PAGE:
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Could this really, finally, be the Cubs year?

By: Nick Johns

They probably would have smiled more had they known the title drought that was coming after their victory.

They probably would have smiled more had they known the title drought that was coming after their victory.

Hello, and welcome back to Down Goes Frazier. Sorry I haven’t been around for a while. I’ve been trying to figure out how Roger Goodell decides how long a suspension will be. After extensive research, a complicated diagram involving newspaper clippings and yarn, and over a year without exposure to sunlight…I got nothin’. It’s completely arbitrary and there is no understanding it.

Anywhoozle, moving on. The Chicago Cubs are back in the NLCS for a second-straight year and after a season in which they won a league-best 103 games, they can really start turning their hope into belief tht this is finally their year. I don’t know if you know this, but the Cubs haven’t won a championship in a really long time. Like, a REALLY long time. Their last title was in 1908. To put that into perspective, the gap between when the Cubs last won the World Series and today (108 years) is larger than the gap between the Cubs’ last title win and when Thomas Jefferson took office (107 years). My love of schadenfreude has inspired me to illustrate just how long ago that was.

The last time the Cubs won the World Series…

  • There were only 46 states. Arizona, New Mexico, Alaska, and Hawaii had yet to join the Union
  • Teddy Roosevelt was president. Roosevelt left office in 1909
  • Thailand was still called Siam. It wasn’t renamed Thailand until 1939.
  • Russia still had a Czar. Russia’s last Czar, Czar Nicholas II, was forced to abdicate his throne in 1917 after the October Revolution.
  • The Ottoman Empire still existed. It wasn’t until 1922 that the Ottoman Empire dissolved in the aftermath of World War I and subsequent social revolution.

Since the Cubs last won the World Series…

  • Explorers first visit the North Pole (1909). Though other explorers claim to have reached it first, Robert Perry was credited as the first person to reach the North Pole.
  • Construction began on the Titanic (1909) only for it to sink on its maiden voyage (1912).
  • Joe DiMaggio was born (1911).
  • Stainless steel was created (1913). Not to get all metal on you, but stainless steel is an alloy of chrome and steel (which itself is an alloy of carbon and iron) that, unlike regular steel, resists rust.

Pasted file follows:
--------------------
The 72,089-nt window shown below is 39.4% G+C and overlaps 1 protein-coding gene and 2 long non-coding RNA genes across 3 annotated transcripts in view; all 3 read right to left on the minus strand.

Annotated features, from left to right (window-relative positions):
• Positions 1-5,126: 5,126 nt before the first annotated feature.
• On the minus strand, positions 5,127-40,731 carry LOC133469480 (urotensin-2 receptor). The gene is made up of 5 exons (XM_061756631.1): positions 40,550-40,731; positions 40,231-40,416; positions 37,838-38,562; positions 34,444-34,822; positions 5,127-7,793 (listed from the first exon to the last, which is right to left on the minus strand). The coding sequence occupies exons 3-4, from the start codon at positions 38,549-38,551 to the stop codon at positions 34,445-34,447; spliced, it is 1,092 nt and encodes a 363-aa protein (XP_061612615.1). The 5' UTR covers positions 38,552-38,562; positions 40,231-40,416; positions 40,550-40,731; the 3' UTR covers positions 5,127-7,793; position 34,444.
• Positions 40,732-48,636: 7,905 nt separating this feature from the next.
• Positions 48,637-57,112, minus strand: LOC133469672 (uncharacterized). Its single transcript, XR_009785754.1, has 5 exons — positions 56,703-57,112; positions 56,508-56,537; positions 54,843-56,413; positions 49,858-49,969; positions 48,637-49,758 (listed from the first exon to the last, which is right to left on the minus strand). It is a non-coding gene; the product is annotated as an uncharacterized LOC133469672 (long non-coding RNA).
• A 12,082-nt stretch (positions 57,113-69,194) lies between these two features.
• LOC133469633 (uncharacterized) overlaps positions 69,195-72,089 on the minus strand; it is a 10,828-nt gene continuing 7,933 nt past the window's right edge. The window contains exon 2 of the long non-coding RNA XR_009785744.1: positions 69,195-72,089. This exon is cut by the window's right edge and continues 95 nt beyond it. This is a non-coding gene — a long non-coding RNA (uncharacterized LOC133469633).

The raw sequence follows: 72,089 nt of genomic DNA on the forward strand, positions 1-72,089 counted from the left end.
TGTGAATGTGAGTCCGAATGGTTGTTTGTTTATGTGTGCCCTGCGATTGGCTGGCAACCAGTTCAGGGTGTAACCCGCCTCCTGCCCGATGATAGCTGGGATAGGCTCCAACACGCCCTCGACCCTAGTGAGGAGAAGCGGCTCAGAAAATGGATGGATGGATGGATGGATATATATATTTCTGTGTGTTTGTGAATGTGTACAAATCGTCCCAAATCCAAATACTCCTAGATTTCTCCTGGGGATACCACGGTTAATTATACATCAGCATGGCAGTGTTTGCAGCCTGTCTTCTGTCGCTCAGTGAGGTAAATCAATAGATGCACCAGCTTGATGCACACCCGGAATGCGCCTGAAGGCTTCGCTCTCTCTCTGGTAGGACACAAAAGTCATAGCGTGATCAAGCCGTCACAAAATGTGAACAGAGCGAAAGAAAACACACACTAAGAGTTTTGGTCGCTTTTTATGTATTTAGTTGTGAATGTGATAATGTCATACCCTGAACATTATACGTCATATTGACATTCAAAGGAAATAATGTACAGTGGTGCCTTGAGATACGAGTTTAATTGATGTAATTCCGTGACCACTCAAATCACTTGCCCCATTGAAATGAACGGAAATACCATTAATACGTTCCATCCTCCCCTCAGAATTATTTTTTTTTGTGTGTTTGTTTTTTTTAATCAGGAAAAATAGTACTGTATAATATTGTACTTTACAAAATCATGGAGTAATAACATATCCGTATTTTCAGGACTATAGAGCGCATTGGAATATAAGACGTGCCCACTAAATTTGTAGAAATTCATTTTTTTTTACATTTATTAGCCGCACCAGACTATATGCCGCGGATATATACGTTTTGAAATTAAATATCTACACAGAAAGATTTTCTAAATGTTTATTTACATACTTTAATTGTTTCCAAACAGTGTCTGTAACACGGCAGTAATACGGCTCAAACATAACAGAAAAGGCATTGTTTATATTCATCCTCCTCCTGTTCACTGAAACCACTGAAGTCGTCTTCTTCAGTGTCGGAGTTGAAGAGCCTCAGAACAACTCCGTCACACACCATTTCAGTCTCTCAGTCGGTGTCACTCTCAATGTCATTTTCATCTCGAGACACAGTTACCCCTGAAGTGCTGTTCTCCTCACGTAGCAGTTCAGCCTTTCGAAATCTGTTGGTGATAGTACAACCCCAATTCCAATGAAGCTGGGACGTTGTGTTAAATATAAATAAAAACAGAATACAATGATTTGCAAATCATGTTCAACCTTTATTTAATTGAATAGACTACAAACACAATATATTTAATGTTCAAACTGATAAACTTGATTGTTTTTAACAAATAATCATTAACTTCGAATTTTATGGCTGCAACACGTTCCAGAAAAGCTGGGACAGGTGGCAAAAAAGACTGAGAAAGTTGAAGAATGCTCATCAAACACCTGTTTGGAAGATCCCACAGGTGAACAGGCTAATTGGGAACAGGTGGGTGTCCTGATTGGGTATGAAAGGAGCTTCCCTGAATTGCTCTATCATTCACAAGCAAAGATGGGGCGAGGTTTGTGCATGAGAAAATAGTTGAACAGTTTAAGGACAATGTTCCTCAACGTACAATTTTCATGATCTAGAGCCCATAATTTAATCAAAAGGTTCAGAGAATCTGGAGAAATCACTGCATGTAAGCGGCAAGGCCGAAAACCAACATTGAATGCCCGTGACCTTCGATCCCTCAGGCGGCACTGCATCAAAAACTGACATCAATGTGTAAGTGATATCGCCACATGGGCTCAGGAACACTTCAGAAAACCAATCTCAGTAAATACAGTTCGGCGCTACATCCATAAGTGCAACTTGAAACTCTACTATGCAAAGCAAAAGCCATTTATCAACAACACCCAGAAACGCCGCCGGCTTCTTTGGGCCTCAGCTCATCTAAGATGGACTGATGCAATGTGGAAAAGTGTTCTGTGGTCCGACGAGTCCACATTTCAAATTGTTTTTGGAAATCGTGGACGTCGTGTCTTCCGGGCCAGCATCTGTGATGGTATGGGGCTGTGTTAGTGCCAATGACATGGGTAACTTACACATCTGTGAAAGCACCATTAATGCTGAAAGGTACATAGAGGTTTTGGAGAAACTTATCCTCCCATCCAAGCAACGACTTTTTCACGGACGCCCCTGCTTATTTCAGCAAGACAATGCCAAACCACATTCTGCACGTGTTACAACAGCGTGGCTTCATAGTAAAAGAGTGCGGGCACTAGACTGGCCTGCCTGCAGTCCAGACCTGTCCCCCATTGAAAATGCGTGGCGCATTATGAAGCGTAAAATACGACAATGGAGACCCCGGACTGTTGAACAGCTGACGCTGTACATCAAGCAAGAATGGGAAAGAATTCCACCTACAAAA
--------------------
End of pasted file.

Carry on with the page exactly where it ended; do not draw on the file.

• Ford Motor Company creates the assembly line (1913). Prior to the development of the assembly line, manufacturing was a long and laborious process, but the assembly line vastly increased efficiency and made mass production possible.
  • The Panama Canal opened (1914). This feat of engineering allowed ships to pass between Central and South America rather than sailing all the way around the South American continent.
  • Babe Ruth made his professional debut (1914). I don’t mean Yankees debut. I don’t mean Red Sox debut. Babe Ruth had not even taken the field in the minors the last time the Cubs won the World Series
  • Income taxes were instituted in the U.S. (1914). That’s right, the Cubs’ last World Series trophy is older than taxes…
  • World War I occurred (1914-1918). The most interesting part of this is that World War I was so long ago that no veterans of that war are still living.
  • The U.S. Coast Guard was established (1915). Prior to this, the duties of the U.S. Coastguard were split between the United States Revenue Cutter Service, which enforced maritime law, and the United States Life-Saving Service, which was responsible for, you know, saving lives.
  • The first communist government came to power (1917). Following the October Revolution, Vladimir Lenin rose to power and instituted a communist government.
  • The baseball world was rocked by the “Black Sox” scandal in which several players from the 1919 Chicago White Sox team were accused of intentionally losing the World Series. Say it ain’t so Joe. Say it ain’t so.
  • The first commissioner of baseball, Kenesaw Mountain Landis, was appointed (1920). The most amazing part of this is that Kenesaw Mountain Landis is his real name.
  • Women got the right to vote in the U.S. It wasn’t until the 19th Amendment was ratified in 1920 that women were allowed to vote in the U.S.
  • King Tut’s tomb was uncovered (1922). Unlike monumental tombs like the Great Pyramids of Giza, which were pillaged by grave robbers long before the modern era, the tomb of Tutankhamen was relatively untouched until it was uncovered by Howard Carter, giving Egyptologists their best glimpse of Egyptian funerary practices and giving the world the iconic golden mask that has become one of the best know symbols of ancient Egypt.
  • Charles Lindbergh made the first solo flight across the Atlantic (1927). The Wright Brother’s first flight predates the last Cubs World Series title by five years, but almost every other first in aviation occurred later, with Lindbergh’s flight being among the most famous.

There’s a lot of history between the Cubs’ last title and today, but this list should give some context as to just how long ago that victory occurred. I’m not trying to make fun of the Cubs. I’m really pulling for them. I hope the long-suffering but ever-loyal Cubs fans of today can finally see their team hoist the Commissioners Trophy. And hopefully no team in any sport has a title drought that long ever again.

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